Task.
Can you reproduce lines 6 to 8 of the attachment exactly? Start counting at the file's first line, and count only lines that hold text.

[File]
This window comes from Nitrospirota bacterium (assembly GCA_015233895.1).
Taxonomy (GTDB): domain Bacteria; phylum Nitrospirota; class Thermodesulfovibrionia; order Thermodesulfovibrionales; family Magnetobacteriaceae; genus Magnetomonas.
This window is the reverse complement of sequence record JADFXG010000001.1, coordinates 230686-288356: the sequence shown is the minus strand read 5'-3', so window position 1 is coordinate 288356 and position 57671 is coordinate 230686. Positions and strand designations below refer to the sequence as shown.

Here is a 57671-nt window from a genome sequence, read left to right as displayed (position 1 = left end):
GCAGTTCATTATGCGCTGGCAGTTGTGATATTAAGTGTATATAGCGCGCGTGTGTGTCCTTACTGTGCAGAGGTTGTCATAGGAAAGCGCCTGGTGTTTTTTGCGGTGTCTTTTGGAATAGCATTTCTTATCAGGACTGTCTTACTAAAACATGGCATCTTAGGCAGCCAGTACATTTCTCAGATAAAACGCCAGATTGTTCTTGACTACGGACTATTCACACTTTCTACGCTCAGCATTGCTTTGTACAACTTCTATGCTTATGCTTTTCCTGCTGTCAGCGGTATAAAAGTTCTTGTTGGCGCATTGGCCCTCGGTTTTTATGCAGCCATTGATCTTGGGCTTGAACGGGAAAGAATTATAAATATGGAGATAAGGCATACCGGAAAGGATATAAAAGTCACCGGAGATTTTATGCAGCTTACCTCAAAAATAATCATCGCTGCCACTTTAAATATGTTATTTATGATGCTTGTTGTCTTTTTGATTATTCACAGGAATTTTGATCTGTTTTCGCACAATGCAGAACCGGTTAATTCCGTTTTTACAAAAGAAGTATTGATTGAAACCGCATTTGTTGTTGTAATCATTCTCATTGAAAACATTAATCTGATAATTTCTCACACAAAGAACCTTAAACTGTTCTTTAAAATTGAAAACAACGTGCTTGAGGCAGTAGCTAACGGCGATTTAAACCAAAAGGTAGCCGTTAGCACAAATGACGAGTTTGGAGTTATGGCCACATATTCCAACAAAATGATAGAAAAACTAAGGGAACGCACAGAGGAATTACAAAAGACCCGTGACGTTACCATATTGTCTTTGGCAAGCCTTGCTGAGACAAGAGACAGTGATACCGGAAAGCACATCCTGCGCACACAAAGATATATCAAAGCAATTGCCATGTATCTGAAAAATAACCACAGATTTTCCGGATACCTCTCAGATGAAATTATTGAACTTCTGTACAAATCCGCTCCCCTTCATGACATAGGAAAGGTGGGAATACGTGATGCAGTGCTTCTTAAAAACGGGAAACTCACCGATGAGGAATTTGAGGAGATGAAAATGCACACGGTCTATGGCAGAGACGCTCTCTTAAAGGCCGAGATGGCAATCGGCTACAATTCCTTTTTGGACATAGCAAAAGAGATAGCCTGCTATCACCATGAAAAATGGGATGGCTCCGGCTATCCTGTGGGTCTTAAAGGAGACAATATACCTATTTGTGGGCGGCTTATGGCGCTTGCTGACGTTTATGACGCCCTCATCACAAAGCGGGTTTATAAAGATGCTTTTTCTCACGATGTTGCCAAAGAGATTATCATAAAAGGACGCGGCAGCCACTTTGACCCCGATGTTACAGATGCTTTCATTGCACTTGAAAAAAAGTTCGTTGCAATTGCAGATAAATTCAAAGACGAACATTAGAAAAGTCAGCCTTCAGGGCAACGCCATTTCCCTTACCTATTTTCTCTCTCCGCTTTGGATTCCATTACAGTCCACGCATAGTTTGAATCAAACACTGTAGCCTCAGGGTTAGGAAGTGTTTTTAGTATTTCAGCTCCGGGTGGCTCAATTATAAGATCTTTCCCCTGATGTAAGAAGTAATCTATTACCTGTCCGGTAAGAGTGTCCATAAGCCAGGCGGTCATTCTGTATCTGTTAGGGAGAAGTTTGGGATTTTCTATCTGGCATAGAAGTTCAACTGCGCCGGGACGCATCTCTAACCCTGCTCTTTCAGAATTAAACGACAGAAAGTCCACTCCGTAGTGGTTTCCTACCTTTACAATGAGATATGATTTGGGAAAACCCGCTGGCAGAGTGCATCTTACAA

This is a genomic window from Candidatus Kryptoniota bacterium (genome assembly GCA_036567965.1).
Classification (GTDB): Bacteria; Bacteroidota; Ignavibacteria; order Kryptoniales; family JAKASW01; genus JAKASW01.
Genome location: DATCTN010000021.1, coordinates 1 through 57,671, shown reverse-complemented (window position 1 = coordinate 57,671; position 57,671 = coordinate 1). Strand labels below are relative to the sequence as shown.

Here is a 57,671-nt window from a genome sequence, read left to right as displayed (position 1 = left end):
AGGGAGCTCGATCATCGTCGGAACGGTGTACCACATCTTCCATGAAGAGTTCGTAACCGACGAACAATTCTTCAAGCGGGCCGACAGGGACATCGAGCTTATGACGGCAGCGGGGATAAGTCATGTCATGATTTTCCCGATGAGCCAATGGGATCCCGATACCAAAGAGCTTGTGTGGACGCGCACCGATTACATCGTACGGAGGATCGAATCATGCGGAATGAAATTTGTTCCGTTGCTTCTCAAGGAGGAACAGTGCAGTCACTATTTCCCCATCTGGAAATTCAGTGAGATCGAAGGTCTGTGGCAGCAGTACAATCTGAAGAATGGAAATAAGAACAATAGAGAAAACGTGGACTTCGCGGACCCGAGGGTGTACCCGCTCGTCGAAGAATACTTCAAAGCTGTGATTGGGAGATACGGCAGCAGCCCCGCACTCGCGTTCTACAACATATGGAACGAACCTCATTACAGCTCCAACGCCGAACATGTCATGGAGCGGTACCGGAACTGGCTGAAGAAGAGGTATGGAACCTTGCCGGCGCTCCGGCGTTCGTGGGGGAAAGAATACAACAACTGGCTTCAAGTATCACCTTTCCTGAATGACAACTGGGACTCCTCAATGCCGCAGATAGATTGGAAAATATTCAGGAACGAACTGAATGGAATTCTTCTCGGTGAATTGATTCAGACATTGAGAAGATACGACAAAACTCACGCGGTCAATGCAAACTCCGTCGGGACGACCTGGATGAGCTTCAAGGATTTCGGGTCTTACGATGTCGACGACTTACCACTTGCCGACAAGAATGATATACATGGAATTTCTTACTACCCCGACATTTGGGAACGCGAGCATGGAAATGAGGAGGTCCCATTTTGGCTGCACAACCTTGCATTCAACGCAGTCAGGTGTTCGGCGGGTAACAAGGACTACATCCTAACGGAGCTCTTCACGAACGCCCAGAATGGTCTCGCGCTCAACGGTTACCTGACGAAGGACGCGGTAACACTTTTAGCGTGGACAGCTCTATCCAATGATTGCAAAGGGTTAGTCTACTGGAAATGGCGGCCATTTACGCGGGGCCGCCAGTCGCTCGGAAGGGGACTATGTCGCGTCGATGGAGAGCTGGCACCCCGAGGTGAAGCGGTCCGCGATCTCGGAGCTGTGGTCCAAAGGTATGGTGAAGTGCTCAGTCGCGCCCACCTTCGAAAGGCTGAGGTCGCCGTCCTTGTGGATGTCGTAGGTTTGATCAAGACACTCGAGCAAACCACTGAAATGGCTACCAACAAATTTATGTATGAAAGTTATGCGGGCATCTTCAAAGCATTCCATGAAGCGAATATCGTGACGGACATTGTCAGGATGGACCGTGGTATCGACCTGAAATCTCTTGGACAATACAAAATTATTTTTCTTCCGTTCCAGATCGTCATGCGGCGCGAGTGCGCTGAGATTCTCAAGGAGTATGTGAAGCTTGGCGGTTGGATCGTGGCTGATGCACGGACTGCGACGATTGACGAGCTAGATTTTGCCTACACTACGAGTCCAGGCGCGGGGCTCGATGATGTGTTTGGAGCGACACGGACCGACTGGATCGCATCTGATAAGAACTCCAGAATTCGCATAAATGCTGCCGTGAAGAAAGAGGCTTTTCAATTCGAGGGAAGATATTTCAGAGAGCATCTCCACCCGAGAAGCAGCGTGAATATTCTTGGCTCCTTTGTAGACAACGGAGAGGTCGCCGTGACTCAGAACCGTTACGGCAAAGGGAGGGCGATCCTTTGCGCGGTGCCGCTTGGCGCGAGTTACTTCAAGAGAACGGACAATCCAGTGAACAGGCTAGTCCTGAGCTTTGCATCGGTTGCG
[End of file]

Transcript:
This is a genomic window from Candidatus Kryptoniota bacterium (genome assembly GCA_036567965.1).
Classification (GTDB): Bacteria; Bacteroidota; Ignavibacteria; order Kryptoniales; family JAKASW01; genus JAKASW01.
Genome location: DATCTN010000021.1, coordinates 1 through 57,671, shown reverse-complemented (window position 1 = coordinate 57,671; position 57,671 = coordinate 1). Strand labels below are relative to the sequence as shown.